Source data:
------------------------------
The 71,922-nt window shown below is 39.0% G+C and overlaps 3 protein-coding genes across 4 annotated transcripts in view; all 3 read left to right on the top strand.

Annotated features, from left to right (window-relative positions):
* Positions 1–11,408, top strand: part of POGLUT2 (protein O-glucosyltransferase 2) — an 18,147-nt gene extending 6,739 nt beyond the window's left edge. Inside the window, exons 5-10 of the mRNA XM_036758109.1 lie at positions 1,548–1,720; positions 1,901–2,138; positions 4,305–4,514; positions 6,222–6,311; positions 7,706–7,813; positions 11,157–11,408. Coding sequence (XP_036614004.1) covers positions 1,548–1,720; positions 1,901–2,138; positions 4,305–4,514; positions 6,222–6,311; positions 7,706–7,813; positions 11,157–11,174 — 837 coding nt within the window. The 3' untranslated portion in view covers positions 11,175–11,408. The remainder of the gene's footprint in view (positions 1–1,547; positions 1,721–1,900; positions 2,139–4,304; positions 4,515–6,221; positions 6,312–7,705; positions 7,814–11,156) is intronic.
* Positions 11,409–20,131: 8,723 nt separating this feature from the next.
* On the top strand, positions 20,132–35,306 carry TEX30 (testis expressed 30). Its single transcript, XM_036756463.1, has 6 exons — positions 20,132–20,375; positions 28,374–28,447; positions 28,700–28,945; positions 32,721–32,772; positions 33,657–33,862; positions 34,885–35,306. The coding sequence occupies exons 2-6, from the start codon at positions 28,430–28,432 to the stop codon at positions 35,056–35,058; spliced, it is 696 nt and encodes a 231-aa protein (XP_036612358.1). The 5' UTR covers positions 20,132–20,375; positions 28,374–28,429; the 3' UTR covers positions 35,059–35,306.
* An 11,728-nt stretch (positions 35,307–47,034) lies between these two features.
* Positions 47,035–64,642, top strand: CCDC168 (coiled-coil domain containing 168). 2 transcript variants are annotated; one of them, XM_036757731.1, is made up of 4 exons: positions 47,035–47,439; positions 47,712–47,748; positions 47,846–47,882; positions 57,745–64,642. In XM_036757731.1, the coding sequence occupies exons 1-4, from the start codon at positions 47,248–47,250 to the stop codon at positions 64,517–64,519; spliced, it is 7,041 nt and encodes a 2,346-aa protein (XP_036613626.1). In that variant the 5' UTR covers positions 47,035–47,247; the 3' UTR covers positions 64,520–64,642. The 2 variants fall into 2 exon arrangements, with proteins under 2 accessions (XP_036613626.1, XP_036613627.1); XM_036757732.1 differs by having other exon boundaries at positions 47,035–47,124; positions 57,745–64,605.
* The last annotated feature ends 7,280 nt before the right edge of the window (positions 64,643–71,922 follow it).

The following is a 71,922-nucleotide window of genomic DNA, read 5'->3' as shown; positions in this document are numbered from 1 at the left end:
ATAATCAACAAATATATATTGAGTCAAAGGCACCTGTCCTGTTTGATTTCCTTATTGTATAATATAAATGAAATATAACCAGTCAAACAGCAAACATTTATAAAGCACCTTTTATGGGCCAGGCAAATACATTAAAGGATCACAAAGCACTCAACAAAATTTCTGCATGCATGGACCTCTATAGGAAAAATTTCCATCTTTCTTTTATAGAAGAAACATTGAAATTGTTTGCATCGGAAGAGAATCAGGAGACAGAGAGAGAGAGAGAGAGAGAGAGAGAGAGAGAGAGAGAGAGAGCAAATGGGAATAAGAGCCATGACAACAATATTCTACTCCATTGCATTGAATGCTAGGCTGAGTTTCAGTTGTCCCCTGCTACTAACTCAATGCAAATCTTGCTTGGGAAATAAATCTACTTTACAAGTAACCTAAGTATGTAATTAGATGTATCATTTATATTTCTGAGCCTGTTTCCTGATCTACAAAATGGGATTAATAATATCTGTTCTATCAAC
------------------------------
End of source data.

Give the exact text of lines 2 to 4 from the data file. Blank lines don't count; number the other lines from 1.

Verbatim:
Annotated features, from left to right (window-relative positions):
* Positions 1–11,408, top strand: part of POGLUT2 (protein O-glucosyltransferase 2) — an 18,147-nt gene extending 6,739 nt beyond the window's left edge. Inside the window, exons 5-10 of the mRNA XM_036758109.1 lie at positions 1,548–1,720; positions 1,901–2,138; positions 4,305–4,514; positions 6,222–6,311; positions 7,706–7,813; positions 11,157–11,408. Coding sequence (XP_036614004.1) covers positions 1,548–1,720; positions 1,901–2,138; positions 4,305–4,514; positions 6,222–6,311; positions 7,706–7,813; positions 11,157–11,174 — 837 coding nt within the window. The 3' untranslated portion in view covers positions 11,175–11,408. The remainder of the gene's footprint in view (positions 1–1,547; positions 1,721–1,900; positions 2,139–4,304; positions 4,515–6,221; positions 6,312–7,705; positions 7,814–11,156) is intronic.
* Positions 11,409–20,131: 8,723 nt separating this feature from the next.